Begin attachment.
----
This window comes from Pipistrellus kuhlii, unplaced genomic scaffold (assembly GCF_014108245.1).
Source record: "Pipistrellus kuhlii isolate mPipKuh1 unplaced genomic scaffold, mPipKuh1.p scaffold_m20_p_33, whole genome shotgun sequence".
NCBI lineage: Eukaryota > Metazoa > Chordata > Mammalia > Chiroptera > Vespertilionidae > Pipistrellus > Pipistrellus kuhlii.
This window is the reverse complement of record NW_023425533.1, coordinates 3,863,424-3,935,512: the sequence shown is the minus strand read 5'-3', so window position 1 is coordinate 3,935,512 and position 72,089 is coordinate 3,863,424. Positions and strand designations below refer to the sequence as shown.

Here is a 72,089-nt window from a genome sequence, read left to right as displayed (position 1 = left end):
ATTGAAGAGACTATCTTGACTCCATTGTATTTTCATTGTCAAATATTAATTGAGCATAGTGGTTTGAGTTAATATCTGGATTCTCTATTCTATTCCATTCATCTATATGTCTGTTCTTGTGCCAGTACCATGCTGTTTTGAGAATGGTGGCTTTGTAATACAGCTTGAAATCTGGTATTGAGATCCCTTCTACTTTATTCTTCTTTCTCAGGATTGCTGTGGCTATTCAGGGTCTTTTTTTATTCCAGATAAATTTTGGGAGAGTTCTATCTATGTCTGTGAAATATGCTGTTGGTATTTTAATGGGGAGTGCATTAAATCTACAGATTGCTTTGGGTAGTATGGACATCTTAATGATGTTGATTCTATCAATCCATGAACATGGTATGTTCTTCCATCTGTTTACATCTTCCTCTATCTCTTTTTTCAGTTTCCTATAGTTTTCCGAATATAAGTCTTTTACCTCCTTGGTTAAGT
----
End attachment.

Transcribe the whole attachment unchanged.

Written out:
This window comes from Pipistrellus kuhlii, unplaced genomic scaffold (assembly GCF_014108245.1).
Source record: "Pipistrellus kuhlii isolate mPipKuh1 unplaced genomic scaffold, mPipKuh1.p scaffold_m20_p_33, whole genome shotgun sequence".
NCBI lineage: Eukaryota > Metazoa > Chordata > Mammalia > Chiroptera > Vespertilionidae > Pipistrellus > Pipistrellus kuhlii.
This window is the reverse complement of record NW_023425533.1, coordinates 3,863,424-3,935,512: the sequence shown is the minus strand read 5'-3', so window position 1 is coordinate 3,935,512 and position 72,089 is coordinate 3,863,424. Positions and strand designations below refer to the sequence as shown.

Here is a 72,089-nt window from a genome sequence, read left to right as displayed (position 1 = left end):
ATTGAAGAGACTATCTTGACTCCATTGTATTTTCATTGTCAAATATTAATTGAGCATAGTGGTTTGAGTTAATATCTGGATTCTCTATTCTATTCCATTCATCTATATGTCTGTTCTTGTGCCAGTACCATGCTGTTTTGAGAATGGTGGCTTTGTAATACAGCTTGAAATCTGGTATTGAGATCCCTTCTACTTTATTCTTCTTTCTCAGGATTGCTGTGGCTATTCAGGGTCTTTTTTTATTCCAGATAAATTTTGGGAGAGTTCTATCTATGTCTGTGAAATATGCTGTTGGTATTTTAATGGGGAGTGCATTAAATCTACAGATTGCTTTGGGTAGTATGGACATCTTAATGATGTTGATTCTATCAATCCATGAACATGGTATGTTCTTCCATCTGTTTACATCTTCCTCTATCTCTTTTTTCAGTTTCCTATAGTTTTCCGAATATAAGTCTTTTACCTCCTTGGTTAAGT